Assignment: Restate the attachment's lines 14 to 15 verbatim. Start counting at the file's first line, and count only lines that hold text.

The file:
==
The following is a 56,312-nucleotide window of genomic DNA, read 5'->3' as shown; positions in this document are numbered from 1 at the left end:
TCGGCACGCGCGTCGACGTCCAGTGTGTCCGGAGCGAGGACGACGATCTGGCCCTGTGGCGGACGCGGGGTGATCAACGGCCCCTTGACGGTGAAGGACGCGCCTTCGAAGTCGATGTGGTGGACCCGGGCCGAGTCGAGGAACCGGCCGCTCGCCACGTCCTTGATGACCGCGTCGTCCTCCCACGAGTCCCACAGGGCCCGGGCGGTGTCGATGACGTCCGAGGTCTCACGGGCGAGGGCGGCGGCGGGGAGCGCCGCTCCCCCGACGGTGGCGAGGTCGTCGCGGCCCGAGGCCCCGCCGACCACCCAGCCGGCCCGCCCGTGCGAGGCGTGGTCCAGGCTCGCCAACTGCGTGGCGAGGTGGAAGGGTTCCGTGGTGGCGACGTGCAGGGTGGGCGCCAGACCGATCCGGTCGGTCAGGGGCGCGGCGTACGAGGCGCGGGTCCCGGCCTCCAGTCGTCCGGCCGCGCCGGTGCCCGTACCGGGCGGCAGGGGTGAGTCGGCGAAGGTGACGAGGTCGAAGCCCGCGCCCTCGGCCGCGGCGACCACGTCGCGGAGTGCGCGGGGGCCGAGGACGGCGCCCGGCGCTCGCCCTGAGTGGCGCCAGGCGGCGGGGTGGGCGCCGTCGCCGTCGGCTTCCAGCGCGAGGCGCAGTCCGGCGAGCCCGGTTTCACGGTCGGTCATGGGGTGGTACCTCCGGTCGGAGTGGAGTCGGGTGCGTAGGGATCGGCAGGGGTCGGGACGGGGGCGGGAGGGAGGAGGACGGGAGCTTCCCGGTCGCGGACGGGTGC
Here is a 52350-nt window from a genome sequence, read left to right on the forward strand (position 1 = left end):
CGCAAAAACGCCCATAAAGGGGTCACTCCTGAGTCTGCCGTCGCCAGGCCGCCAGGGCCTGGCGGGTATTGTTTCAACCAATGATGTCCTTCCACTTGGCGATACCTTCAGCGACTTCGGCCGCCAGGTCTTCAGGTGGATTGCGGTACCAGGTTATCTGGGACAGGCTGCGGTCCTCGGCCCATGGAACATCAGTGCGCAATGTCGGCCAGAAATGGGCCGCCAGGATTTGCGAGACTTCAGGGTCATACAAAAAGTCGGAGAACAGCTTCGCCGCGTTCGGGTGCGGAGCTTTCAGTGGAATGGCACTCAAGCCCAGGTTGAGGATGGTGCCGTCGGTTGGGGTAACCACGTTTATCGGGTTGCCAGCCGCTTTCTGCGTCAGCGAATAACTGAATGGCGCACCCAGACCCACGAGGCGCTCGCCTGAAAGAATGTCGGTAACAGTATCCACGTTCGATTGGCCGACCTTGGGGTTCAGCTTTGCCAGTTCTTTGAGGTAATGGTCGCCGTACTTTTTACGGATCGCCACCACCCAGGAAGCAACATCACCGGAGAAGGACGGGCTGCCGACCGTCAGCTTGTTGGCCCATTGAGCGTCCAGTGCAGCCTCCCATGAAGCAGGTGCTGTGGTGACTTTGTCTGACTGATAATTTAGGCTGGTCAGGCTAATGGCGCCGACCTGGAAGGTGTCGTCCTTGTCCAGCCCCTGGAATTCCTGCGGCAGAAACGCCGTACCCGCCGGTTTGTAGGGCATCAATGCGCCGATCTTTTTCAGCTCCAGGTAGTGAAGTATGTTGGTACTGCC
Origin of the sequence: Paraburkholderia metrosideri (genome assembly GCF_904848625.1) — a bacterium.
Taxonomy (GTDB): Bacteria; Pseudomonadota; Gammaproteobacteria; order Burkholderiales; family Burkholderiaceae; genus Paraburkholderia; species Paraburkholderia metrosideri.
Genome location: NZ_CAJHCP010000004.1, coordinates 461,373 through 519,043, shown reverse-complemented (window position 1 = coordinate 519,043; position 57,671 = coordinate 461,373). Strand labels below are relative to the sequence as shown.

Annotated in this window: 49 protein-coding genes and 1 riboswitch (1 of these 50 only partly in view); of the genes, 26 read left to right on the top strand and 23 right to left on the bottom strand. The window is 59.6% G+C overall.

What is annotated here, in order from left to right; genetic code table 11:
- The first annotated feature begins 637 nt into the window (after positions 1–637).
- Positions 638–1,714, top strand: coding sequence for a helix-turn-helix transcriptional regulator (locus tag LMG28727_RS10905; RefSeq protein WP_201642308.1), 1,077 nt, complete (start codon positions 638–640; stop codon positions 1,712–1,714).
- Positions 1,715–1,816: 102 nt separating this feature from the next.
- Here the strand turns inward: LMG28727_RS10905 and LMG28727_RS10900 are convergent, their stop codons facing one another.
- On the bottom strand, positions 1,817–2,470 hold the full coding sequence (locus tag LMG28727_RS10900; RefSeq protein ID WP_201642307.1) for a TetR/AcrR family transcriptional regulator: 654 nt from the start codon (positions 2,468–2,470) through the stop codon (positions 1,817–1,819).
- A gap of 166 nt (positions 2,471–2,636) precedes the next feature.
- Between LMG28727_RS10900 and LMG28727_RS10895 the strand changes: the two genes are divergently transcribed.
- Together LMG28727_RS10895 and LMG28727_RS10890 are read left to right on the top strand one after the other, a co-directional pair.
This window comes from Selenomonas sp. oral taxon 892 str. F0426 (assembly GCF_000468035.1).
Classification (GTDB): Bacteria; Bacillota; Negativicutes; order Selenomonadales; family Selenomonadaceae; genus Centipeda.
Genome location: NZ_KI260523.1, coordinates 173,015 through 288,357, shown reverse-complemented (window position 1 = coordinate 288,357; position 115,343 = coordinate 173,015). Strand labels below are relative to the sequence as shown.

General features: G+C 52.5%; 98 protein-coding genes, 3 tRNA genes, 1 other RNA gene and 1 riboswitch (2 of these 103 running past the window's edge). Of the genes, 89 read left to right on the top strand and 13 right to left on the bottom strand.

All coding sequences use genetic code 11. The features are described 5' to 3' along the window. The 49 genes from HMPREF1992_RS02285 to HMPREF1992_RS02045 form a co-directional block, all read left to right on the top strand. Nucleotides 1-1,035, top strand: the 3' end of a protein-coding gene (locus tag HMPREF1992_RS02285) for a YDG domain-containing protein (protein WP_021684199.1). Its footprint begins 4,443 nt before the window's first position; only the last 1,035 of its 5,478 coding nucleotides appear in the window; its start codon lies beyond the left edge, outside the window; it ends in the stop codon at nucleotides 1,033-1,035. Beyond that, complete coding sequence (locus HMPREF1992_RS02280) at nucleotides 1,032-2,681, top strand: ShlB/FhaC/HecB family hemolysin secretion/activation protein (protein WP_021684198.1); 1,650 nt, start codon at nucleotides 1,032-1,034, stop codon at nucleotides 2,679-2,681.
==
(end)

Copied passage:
- On the bottom strand, positions 1,817–2,470 hold the full coding sequence (locus tag LMG28727_RS10900; RefSeq protein ID WP_201642307.1) for a TetR/AcrR family transcriptional regulator: 654 nt from the start codon (positions 2,468–2,470) through the stop codon (positions 1,817–1,819).
- A gap of 166 nt (positions 2,471–2,636) precedes the next feature.